Only you think you're funnier when you're drunk, research says

A small-scale and unscientifcally sound experiment suggests that the drunker you get, the funnier you feel. This feeling is not shared by others.

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"And then his leg broke in three places!" Alex Mark/YouTube screenshot by Chris Matyszczyk/CNET

Remember that night when you went out with your friends and told that joke about Justin Bieber, the tiger, and the pool table?

Remember how everyone laughed uproariously? And remember how this laughter made you take your pants off and dance on the table while waving said pants in the air?

Here is the bad news: not everyone thought you were funny.

This, at least, is the conclusion of a piece of research conducted by an academic and a journalist (now there's the beginning of a joke). It's described in their forthcoming book "The Humor Code: A Global Search For What Makes Things Funny."

Psychologist Peter McGraw from the University of Colorado teamed up with journalist Joel Warner to see how drink might truly affect humor.

They put 12 willing participants in New York's Hurricane Club and watched as an avalanche of humor emerged.

The idea was to give them drinks. After every one, they would tell a joke. These jokes were then put to a panel of depressingly sober judges.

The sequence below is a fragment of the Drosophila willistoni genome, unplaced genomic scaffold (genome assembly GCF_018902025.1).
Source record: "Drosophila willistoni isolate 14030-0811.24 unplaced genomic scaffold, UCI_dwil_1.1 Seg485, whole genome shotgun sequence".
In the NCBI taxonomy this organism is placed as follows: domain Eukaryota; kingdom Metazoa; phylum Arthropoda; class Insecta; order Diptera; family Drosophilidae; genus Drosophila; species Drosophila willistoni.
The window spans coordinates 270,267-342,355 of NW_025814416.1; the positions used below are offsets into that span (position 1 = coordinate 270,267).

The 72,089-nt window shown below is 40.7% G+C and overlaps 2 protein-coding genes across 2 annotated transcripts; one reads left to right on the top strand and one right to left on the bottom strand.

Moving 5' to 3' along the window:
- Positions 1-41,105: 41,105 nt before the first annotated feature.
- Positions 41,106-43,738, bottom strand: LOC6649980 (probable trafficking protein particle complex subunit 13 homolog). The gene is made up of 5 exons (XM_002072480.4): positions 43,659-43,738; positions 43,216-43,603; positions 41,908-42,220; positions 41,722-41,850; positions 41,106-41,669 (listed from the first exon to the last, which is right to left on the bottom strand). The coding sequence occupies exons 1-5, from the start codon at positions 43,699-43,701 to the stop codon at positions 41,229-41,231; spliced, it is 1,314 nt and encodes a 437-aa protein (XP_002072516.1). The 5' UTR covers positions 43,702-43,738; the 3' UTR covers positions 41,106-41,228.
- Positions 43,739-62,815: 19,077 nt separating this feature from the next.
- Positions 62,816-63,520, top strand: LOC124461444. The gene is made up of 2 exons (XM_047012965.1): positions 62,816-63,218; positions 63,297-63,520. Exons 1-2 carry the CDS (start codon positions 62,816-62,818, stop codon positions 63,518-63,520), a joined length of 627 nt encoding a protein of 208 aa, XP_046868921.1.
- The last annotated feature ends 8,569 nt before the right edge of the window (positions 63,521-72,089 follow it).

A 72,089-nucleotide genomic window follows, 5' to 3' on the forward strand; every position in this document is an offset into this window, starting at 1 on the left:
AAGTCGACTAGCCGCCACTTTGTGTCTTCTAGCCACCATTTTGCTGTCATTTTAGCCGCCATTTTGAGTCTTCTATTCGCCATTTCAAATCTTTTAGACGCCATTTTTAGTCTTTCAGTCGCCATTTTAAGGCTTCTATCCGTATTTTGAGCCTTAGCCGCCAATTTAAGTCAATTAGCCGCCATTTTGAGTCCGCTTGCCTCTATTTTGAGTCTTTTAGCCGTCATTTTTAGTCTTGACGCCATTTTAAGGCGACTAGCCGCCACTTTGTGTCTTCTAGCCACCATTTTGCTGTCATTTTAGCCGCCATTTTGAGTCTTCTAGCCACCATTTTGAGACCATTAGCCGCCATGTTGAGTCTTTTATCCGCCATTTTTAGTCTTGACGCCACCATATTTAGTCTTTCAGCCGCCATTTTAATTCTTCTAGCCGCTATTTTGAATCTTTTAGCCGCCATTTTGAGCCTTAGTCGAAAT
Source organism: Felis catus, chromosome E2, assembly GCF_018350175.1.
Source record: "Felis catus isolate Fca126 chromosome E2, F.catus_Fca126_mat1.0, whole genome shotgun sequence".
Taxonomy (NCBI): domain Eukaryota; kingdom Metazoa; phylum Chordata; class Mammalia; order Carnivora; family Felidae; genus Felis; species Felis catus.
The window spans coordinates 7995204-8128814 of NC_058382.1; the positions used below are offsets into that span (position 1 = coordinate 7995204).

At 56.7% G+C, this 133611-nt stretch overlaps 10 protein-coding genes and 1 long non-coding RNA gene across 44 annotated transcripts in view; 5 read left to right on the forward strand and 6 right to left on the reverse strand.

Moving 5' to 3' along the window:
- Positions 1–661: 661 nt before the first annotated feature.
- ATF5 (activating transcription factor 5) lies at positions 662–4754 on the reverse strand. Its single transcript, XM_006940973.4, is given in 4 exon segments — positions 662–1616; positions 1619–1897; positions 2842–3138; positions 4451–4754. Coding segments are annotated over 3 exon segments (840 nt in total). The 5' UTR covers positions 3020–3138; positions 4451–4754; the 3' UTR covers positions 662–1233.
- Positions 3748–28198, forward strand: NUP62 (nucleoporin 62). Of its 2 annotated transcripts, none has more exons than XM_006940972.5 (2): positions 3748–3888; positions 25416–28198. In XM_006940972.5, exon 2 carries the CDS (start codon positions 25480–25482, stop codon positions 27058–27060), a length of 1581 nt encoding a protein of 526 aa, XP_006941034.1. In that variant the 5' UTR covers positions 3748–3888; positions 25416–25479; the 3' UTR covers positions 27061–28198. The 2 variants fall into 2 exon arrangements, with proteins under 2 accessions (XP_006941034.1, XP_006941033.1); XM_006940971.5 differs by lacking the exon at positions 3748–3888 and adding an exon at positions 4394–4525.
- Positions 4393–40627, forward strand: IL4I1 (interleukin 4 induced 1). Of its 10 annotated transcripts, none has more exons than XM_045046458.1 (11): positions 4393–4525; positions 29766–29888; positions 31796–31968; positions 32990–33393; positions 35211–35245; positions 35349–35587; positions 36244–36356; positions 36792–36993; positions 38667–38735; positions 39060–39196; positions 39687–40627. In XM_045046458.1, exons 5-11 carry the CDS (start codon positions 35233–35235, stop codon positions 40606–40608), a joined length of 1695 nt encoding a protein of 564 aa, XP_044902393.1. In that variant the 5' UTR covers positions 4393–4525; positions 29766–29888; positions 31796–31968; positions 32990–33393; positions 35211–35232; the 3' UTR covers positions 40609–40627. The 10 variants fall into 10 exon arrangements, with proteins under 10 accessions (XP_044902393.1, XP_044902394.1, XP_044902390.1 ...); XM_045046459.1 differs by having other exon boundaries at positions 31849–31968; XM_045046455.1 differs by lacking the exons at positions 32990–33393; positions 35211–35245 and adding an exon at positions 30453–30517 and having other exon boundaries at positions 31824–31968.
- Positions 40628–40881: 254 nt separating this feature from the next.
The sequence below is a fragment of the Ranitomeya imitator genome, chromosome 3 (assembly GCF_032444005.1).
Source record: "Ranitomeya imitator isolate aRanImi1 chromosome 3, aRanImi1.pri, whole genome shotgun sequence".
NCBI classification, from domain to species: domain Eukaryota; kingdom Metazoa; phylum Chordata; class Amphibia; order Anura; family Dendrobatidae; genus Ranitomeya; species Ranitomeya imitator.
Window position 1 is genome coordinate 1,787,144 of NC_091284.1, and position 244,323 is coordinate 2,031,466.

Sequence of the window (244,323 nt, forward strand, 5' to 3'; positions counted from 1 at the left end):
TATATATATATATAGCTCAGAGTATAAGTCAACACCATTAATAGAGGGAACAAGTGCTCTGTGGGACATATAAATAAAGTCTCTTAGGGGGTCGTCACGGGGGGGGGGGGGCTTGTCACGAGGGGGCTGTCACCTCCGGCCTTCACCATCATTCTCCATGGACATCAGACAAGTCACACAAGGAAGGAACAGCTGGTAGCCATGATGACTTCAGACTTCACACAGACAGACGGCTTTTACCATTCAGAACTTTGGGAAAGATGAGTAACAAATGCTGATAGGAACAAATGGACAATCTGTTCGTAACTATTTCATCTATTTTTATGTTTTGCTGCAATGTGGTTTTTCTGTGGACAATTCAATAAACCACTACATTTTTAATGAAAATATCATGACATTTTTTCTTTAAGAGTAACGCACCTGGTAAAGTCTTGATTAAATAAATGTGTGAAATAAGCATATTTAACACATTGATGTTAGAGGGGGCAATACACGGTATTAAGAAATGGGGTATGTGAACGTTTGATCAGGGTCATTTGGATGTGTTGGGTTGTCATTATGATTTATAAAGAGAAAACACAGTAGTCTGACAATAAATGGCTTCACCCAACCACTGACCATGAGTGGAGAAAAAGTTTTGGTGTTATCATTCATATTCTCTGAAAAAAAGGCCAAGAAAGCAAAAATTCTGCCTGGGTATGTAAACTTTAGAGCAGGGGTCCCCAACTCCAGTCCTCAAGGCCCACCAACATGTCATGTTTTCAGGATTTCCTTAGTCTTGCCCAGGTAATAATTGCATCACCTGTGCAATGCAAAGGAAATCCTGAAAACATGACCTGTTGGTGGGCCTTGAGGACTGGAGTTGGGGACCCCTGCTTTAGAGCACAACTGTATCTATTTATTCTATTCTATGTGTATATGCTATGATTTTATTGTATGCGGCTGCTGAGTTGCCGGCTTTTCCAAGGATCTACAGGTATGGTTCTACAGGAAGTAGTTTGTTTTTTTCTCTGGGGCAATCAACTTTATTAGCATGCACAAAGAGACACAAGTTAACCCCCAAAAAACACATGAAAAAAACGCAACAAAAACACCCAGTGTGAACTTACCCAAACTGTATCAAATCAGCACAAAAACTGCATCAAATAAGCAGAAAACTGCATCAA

McGraw's theory is that true, uncontrollable funniness is achieved when some sort of violation encounters a benign context. You have to know that the context is benign, otherwise the content of the joke might in itself appear mean or harmful.

McGraw believes that the drunker you get, the more perverted a perspective you have on what's truly funny. You tend to choose more daring topics, as your inner conscience of what is safe goes off for a gin and tonic.

He told the Atlantic: "Drinking reduces inhibition. But it opens the door to failure, with failure likely to be on the side of going too far."

It's an odd perspective, that. One person's going too far is another person's "Welcome. At last. How are you?"

Surely the true measure of funny lies in whether your immediate audience appreciates your jape, not whether some depressingly sober dunderhead deems it funny.

This, in my academic estimation, is called the You Had To Be There Principle.

Still, Warner summed up the their admittedly non-scientific research like this: "As people became more intoxicated, they thought they were funnier, but a sober audience didn't see it that way."

In which case perhaps the sober audience needed to, at the very least, sip a cheeky little sauvignon blanc. Or several.

(I should mention at this point that all their willing research participants worked for an ad agency. Those types always think they're funnier than they really are.)

The whole point of humor is context. Some days, your favorite comedy show doesn't seem funny at all. Some days, you can be with your best and wittiest companion, only for the jokes to flow like grit. There's often just something in the ether that makes an evening amusing.

These two wise researchers, however, believe that the height of your humorous talent comes around the third drink and then rapidly goes downhill.

At heart, though, it's often when an evening truly goes off the rails that the memories are the funniest and sweetest of all.

 

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